Polyethylene glycol (PEG for short) is a long-chained, organic compound with the chemical structure of C2n+2H4n+6On+2. It can come in many different lengths; hence the variable n is included in the molecular formula.

PEG can come as either a clear liquid, waxy substance, or an opaque solid, depending on the size of its chain. Small PEG chains with a molecular weight less than 200 tend to come as clear liquids. At a molecular weight of 200-2000, the PEG chain is a waxy substance. Any chain with a molecular weight heavier than 2000 comes as an opaque solid. Unlike most ethers, PEG is soluble in both organic compounds and water. This is because it is a “polyether,” or a compound that contains more than one ether group. Because the oxygen-carbon bond in the ether group is polar, multiple ether groups on PEG will increase the polarity of the overall molecule, making it soluble in other polar compounds. PEG, being non-toxic and water soluble, is often used in pharmaceuticals and food additives.

The uses for PEGs vary with the size of the PEG chain. Low molecule PEG chains can be used as laxatives, skin creams, lubricants, dispersants in toothpastes, thickening agents, and binding agents in tablets and molds, among others. Larger molecule PEG chains are used as packing materials for foods, binding agents and thickeners for paints, and polar stationary phases for gas chromatography.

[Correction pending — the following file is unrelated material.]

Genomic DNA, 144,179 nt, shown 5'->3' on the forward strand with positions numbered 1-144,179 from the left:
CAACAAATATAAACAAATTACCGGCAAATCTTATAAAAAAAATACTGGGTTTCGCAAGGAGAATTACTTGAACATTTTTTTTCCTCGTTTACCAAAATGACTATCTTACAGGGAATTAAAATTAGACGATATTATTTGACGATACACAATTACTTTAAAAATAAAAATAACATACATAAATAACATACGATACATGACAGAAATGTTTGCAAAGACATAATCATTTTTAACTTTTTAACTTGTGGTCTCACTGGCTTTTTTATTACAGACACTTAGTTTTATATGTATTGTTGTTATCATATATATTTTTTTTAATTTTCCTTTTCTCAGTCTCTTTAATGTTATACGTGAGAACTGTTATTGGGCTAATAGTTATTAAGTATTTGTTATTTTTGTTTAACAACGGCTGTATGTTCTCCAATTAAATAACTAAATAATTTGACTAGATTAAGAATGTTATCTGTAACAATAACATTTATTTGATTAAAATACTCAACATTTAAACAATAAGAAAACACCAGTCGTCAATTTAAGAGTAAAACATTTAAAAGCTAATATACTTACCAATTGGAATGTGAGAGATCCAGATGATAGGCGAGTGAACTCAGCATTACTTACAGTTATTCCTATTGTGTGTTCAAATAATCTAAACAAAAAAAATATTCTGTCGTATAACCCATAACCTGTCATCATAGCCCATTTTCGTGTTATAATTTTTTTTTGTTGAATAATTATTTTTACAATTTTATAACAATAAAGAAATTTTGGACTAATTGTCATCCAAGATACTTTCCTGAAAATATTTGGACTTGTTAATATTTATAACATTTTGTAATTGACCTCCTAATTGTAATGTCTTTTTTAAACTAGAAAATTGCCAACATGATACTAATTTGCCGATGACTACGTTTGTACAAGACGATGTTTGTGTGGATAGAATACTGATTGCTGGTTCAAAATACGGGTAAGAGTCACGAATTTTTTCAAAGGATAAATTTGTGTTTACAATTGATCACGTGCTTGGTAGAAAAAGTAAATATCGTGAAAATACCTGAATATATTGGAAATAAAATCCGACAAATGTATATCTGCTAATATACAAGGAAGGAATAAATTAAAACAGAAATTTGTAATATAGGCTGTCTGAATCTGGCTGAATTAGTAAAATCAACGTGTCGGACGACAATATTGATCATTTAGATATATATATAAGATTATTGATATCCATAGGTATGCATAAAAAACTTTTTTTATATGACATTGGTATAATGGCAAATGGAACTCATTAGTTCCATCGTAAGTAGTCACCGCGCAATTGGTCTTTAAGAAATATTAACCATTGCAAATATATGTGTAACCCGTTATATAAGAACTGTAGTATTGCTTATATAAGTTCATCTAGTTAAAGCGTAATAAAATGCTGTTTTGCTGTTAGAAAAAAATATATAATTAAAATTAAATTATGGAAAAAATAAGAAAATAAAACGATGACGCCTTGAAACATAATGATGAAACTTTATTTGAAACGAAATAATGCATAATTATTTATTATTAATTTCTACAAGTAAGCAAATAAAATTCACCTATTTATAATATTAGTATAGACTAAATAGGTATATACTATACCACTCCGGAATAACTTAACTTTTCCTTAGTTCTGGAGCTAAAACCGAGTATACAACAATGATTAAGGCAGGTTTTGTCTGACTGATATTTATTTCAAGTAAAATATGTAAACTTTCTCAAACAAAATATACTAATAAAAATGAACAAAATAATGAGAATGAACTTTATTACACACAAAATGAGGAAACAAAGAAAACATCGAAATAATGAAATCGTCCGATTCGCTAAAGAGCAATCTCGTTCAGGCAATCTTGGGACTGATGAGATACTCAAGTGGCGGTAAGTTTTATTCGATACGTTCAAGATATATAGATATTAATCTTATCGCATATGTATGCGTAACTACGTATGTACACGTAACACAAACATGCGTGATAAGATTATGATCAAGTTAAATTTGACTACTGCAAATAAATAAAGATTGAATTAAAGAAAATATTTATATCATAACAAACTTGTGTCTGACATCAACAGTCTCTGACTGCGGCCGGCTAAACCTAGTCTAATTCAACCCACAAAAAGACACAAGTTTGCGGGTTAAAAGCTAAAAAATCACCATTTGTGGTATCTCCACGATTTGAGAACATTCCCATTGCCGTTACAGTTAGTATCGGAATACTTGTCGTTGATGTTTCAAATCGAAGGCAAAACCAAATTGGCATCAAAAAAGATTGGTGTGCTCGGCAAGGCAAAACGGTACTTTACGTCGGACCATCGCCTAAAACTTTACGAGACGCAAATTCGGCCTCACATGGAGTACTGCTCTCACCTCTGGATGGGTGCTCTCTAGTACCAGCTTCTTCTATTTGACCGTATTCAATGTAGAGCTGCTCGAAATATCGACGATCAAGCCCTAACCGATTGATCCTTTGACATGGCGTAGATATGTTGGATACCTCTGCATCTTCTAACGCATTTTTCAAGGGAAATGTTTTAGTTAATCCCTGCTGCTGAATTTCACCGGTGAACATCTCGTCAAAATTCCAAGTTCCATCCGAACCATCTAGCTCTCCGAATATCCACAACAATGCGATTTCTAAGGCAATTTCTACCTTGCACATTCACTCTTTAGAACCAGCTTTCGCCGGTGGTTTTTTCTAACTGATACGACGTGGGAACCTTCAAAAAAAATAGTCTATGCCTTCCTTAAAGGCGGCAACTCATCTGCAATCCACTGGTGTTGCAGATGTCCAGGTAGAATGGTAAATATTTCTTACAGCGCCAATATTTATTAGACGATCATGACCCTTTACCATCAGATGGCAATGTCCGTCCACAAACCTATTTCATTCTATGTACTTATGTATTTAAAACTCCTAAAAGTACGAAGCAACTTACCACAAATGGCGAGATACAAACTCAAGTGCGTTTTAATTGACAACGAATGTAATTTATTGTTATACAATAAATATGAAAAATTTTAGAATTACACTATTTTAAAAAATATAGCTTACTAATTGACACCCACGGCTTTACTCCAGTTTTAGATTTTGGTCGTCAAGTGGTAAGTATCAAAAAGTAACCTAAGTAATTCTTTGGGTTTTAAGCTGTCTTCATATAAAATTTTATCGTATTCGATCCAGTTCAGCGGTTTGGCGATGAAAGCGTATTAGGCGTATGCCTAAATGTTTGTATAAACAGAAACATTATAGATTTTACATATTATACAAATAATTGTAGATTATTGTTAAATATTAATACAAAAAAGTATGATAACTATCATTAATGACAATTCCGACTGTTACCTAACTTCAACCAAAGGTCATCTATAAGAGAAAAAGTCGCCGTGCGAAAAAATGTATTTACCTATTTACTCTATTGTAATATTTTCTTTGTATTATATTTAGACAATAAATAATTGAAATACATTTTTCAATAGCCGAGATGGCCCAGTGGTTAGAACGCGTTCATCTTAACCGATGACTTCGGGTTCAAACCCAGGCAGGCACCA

PEGs are widely used in toothpaste.

Many of these functions depend on the ability of PEG to bind with both water and organic solvents. For example, in toothpaste, PEG binds water to xanthan gum, thus keeping the gum uniform throughout the toothpaste. The water solubility of PEG also plays a huge role in its uses. It is used as a mold release agent and a lubricant for creating natural and synthetic rubbers. Because of their solubility in water, PEGs can be easily applied and removed in these processes.

For a full list of items that use polyethylene glycol, you can view:

http://www.dow.com/polyglycols/carbowax/app/index.htm

LAB: Solubility

Polyethylene’s miscibility in both non-polar and polar compounds is important for its functions.

Let’s take a closer look at how polarity affects solubility. In this lab, you will test the miscibility of a polar substance (soap) in a mixture containing nonpolar components (milk with fat).

Materials

  • Plate
  • Milk (FAT FREE MILK WILL NOT WORK)
  • Food Coloring
  • Toothpick
  • Soap

Procedure

  1. Fill the plate with milk, just enough so that the base is all covered.
  2. Put a drop of food coloring into different areas of the milk. Try to use different colors of food coloring